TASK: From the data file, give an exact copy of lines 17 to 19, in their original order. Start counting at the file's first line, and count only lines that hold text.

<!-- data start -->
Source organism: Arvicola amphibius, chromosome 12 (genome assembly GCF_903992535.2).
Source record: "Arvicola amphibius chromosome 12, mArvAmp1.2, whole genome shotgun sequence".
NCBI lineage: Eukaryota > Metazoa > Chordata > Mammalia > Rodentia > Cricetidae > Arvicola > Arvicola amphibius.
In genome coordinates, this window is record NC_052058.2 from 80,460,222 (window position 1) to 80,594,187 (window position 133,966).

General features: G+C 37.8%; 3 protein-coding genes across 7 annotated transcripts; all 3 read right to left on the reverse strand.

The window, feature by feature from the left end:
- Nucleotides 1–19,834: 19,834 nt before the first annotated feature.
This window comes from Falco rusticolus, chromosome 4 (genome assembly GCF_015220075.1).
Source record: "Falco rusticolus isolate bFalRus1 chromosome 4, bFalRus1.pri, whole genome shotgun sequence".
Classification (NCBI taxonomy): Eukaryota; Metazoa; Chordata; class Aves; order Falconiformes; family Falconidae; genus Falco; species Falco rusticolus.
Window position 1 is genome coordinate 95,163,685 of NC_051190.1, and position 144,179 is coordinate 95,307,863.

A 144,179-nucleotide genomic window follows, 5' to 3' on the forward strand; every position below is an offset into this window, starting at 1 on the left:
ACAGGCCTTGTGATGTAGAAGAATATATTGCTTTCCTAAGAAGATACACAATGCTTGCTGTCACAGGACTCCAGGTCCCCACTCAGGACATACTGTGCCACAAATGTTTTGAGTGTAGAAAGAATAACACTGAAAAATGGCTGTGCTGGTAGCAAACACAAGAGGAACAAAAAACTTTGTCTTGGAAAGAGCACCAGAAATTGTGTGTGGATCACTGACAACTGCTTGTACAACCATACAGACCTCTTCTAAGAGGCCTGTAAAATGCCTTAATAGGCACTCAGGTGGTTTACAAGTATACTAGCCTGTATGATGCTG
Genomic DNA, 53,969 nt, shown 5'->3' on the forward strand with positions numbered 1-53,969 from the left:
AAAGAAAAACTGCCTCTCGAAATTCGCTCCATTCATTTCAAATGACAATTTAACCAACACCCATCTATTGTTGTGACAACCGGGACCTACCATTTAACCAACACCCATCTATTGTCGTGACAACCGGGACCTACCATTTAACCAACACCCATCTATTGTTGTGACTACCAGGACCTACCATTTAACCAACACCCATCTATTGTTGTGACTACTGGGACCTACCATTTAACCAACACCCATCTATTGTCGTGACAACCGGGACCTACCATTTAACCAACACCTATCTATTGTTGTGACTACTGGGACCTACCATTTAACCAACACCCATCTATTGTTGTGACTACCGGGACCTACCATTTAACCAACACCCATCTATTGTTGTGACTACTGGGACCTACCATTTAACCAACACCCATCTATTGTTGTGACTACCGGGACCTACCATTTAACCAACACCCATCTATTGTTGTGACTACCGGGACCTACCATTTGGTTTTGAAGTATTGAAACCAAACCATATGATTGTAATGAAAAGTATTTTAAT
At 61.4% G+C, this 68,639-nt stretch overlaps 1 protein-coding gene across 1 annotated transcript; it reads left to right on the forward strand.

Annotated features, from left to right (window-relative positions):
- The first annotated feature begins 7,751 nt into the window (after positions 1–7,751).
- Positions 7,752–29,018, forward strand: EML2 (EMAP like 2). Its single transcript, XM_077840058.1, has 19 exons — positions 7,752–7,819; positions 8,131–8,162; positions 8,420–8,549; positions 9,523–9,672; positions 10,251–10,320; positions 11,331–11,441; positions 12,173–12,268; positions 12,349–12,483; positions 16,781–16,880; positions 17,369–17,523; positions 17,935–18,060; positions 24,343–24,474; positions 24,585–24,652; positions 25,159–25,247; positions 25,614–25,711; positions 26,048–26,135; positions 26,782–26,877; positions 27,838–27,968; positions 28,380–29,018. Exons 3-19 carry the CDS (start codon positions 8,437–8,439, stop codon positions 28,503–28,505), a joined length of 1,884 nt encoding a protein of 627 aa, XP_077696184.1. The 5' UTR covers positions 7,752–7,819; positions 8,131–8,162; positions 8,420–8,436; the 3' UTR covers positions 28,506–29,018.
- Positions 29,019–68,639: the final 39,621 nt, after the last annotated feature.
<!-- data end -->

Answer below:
Annotated features, from left to right (window-relative positions):
- The first annotated feature begins 7,751 nt into the window (after positions 1–7,751).
- Positions 7,752–29,018, forward strand: EML2 (EMAP like 2). Its single transcript, XM_077840058.1, has 19 exons — positions 7,752–7,819; positions 8,131–8,162; positions 8,420–8,549; positions 9,523–9,672; positions 10,251–10,320; positions 11,331–11,441; positions 12,173–12,268; positions 12,349–12,483; positions 16,781–16,880; positions 17,369–17,523; positions 17,935–18,060; positions 24,343–24,474; positions 24,585–24,652; positions 25,159–25,247; positions 25,614–25,711; positions 26,048–26,135; positions 26,782–26,877; positions 27,838–27,968; positions 28,380–29,018. Exons 3-19 carry the CDS (start codon positions 8,437–8,439, stop codon positions 28,503–28,505), a joined length of 1,884 nt encoding a protein of 627 aa, XP_077696184.1. The 5' UTR covers positions 7,752–7,819; positions 8,131–8,162; positions 8,420–8,436; the 3' UTR covers positions 28,506–29,018.